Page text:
Air Force recruits, both male and female, participated in a trial similar to the Navy study, but this time they were given a snack bar either fortified with vitamin D and calcium that was developed in collaboration with scientists from the Department of Defense Combat Feeding Directorate at the Natick Soldier Research, Development and Engineering Center, in Natick, Mass., or a placebo snack bar.
McClung's team of researchers collected physiological data from Airmen twice during their training, on day three of their reception phase of training and again immediately prior to graduation. Techniques included body composition assessment (using military standards), blood collection, a bone scan using a device called a peripheral quantitative computed tomography, and paper surveys. This round of collected data was sent to USARIEM's headquarters in Natick, Mass., as well Pennington Biomedical Research Institute, Baton Rouge, La., for assessment.
According to McClung, they had close to a 90 percent rate of compliance from Airmen in this study.
"We have had great support from everyone at Lackland for this study, from the leadership to the recruits," McClung said. "This is important because we have extended the scope of our knowledge beyond the Army, and we now have the basis to extend nutrition recommendations to the Air Force based upon data collected directly from their personnel."
The leadership at Lackland agrees that this collaboration is valuable and could not have been conducted in partnership with any other organization.
"As I reviewed the military literature on stress fractures and prevention, it was clear that Doctor McClung and the USARIEM team were the only assets in DOD who had published on nutrition and impacts on military training," said Thomas Leo Cropper, director of Trainee Health Surveillance Flight 559th Medical Group at Lackland. "We consulted them to gain access to the latest military science knowledge on nutrition and military performance to improve military training outcomes."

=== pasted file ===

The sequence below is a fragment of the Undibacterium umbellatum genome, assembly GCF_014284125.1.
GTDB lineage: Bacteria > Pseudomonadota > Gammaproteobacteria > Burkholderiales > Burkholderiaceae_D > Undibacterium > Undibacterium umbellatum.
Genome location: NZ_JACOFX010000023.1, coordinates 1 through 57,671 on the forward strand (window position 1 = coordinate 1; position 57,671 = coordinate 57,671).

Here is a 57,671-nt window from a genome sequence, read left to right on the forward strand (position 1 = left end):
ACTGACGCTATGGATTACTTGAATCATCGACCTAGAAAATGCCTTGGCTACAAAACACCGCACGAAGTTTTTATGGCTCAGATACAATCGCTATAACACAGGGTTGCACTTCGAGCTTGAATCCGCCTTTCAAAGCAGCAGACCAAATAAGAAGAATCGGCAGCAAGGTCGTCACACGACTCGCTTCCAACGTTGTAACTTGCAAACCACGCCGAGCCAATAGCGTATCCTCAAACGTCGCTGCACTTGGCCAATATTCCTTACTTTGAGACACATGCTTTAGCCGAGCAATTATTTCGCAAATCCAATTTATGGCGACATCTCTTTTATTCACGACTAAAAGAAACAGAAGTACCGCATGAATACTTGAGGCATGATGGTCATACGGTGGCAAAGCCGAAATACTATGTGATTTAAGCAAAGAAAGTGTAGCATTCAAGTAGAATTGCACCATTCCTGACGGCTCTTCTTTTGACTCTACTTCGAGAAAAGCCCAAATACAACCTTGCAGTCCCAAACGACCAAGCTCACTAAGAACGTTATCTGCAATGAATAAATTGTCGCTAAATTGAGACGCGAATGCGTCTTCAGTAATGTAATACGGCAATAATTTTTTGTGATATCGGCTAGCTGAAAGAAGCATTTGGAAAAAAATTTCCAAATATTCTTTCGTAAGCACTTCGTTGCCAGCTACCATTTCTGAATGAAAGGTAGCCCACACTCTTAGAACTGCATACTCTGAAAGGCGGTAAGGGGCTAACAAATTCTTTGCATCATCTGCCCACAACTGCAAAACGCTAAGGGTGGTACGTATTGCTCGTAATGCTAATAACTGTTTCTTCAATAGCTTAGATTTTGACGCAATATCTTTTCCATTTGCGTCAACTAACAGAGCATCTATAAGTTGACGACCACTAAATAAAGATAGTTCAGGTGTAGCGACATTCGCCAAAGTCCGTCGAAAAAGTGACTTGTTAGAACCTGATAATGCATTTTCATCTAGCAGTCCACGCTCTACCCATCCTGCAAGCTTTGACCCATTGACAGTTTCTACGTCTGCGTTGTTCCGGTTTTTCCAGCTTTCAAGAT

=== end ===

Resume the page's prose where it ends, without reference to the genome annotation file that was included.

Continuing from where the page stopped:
According to Cropper, stress fractures are costly because they can require multiple doctor visits and medical tests such as X-rays or MRIs, plus physical therapy, which can cost the Air Force more than $6,000 per case. Added to that, trainees miss weeks to months of expensive military training while they wait to heal in medical hold and then exercise to regain fitness to meet military physical training standards required to graduate.
"Many trainees get demoralized after a stress fracture and quit," Cropper said. "If we can prevent stress fractures or other injuries, it is much better for all concerned."
McClung and his team plan to return to Lackland in spring 2014, to continue testing in the hopes of preventing future injuries. At the completion of the study, scientists from USARIEM will share those data with senior leaders from the DOD's medical and training commands in an effort to determine whether providing vitamin D and calcium beyond the current recommended daily allowance may be beneficial for the optimization of bone health during military training.
"Military personnel represent a unique population faced with sometimes intense physical demands," McClung said. "Our goal is that findings from these studies will provide the information necessary to determine the optimal vitamin D and calcium requirement of military personnel for the maintenance of bone health and prevention of stress fractures to keep warfighters mission ready for the long haul."